Risk Assessment Education: Utilizing Interactive Video Assessment Education: Utilizing Interactive Video for Teaching ... engage the students in deeper learning ... experiment to engage students and test their lateral

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  • Risk Assessment Education: Utilizing Interactive Video for Teaching Health and Safety

    Joseph Price, Gary Wills

    Electronics and Computer Science

    University of Southampton, Southampton, UK

    {jtp, gbw}@ecs.soton.ac.uk

    Itiel E. Dror Psychology

    University of Southampton, Southampton, UK id@ecs.soton.ac.uk

    Tom Cherrett, Sarah Maynard

    Civil Engineering University of Southampton,

    Southampton, UK {tjc3, sjm}@soton.ac.uk

    Abstract Work related accidents in the construction industry

    are at an unacceptably high level. Better education (particularly related to re-training) across all skill levels in the industry is seen as an integral part of any solution. Traditional lecture-based courses often fail to re-create the dynamic realities of managing health and safety (H&S) on-site. They therefore do not sufficiently engage the students in deeper learning (which results in remembering and using what was learned). Interactive video appears to be one method which can aid this process by better engaging students with the material. This paper describes the development of an interactive video used to teach students about risks in setting out on-street traffic engineering experiments.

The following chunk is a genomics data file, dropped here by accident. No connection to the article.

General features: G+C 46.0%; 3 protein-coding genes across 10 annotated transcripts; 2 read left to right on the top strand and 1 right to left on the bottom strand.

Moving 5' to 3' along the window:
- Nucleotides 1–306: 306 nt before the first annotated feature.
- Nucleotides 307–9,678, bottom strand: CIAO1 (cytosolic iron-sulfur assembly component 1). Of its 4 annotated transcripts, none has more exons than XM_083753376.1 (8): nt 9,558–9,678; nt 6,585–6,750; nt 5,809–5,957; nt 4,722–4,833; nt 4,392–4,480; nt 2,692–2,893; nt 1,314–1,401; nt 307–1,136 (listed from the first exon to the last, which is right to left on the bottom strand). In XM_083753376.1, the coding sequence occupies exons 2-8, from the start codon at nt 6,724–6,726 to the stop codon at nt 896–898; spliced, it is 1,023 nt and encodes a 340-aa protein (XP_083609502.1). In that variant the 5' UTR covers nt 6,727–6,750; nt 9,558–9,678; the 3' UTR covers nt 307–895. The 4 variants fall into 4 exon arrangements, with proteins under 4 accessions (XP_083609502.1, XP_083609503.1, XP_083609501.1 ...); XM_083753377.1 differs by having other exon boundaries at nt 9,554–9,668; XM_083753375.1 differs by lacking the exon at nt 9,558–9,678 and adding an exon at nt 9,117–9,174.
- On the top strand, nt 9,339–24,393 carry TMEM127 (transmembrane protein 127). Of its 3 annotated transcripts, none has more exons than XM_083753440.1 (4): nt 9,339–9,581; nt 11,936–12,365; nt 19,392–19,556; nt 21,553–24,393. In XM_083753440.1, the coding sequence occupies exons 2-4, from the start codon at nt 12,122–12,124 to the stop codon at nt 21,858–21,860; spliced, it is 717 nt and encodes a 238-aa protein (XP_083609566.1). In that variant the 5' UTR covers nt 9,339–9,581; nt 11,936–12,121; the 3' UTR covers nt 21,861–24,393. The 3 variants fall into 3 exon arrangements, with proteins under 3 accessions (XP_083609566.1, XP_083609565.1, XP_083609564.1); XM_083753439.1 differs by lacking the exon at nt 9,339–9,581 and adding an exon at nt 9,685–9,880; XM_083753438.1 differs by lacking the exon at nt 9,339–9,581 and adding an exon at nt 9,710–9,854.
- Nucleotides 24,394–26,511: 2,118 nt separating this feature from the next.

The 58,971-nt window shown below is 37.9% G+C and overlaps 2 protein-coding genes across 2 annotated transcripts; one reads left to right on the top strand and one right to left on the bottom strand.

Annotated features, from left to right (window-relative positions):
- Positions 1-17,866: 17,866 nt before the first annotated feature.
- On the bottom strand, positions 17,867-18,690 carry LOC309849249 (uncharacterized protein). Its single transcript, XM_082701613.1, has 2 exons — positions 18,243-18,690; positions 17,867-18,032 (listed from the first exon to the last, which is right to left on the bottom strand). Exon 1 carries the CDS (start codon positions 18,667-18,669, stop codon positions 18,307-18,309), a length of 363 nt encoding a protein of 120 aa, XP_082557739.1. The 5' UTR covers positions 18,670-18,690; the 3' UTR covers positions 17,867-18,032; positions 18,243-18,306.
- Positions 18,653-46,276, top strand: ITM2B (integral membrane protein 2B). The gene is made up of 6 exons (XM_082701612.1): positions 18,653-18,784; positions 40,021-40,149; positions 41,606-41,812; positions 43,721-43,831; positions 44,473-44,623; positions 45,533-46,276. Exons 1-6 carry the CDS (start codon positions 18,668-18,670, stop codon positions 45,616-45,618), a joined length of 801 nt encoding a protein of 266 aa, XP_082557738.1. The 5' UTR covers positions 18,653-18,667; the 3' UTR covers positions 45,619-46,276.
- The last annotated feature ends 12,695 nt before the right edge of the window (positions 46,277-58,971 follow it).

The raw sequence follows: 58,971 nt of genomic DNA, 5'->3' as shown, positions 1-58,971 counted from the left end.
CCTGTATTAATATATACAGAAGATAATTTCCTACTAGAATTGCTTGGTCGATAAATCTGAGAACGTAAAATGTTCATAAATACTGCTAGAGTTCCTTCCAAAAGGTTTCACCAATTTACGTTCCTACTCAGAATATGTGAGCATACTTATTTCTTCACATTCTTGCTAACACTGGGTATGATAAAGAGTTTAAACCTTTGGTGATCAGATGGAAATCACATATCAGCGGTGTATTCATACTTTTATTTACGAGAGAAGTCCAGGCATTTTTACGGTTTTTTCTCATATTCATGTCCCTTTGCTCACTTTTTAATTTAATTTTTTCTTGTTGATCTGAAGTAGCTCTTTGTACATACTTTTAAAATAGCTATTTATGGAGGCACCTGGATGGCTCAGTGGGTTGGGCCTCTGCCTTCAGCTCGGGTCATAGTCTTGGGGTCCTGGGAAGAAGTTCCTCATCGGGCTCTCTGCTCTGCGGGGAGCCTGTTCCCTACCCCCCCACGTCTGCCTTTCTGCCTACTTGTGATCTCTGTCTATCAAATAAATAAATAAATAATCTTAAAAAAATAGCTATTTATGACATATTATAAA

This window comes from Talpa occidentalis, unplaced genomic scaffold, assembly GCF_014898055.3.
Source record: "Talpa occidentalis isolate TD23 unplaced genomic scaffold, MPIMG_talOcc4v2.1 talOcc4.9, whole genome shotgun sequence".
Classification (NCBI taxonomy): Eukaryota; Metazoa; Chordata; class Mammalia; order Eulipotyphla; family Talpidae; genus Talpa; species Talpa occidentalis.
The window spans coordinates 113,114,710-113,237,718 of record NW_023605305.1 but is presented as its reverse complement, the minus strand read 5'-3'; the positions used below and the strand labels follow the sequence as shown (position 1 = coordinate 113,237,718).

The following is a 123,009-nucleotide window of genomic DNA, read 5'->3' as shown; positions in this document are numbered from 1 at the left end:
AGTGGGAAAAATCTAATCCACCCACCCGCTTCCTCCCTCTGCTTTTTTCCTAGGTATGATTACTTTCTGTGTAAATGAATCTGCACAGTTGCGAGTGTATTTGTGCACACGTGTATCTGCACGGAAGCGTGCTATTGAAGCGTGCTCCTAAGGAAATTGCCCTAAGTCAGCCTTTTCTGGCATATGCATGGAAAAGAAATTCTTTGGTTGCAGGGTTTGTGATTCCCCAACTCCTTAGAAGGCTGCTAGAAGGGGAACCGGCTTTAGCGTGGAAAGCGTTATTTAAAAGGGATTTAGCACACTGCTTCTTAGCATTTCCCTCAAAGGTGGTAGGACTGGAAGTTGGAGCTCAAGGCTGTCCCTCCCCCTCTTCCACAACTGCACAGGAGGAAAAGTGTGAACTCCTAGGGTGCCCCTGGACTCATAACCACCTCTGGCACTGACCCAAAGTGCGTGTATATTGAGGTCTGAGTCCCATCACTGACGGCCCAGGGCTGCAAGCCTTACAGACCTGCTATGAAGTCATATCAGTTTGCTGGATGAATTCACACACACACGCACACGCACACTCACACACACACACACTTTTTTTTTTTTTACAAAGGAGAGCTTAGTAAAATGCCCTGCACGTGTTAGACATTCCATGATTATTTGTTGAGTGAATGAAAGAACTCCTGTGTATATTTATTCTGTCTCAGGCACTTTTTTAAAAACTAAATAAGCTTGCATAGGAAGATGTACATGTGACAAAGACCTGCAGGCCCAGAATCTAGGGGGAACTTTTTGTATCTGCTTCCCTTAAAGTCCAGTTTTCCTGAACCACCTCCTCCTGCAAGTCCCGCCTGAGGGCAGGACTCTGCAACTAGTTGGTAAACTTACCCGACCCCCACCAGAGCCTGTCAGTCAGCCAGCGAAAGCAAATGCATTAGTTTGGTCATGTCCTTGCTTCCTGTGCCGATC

1 Introduction

    The cost of health and safety failures to UK

    industry is currently estimated at up to 6.5 billion per annum [3]. Research specifically on the construction sector has suggested that uninsured losses from accidents (whether resulting in personal injury or not) can cost anything between 8 and 36 times the insured sum, in many cases making the difference between profit and loss [1]. In 2000, the UK Government set out specific national targets for improving Health and Safety in the workplace. The number of working days lost per 100,000 workers from work-related injury and ill health are to be reduced by 30% by 2010 and the incidences of fatal and major injuries by 10%.

    It is now considered however, that health and safety in education should be presented as an intellectual challenge illustrated by practical example [2] and that Higher Education institutions must instill in students a sound knowledge of their legal responsibilities, of risk and the principles of risk management.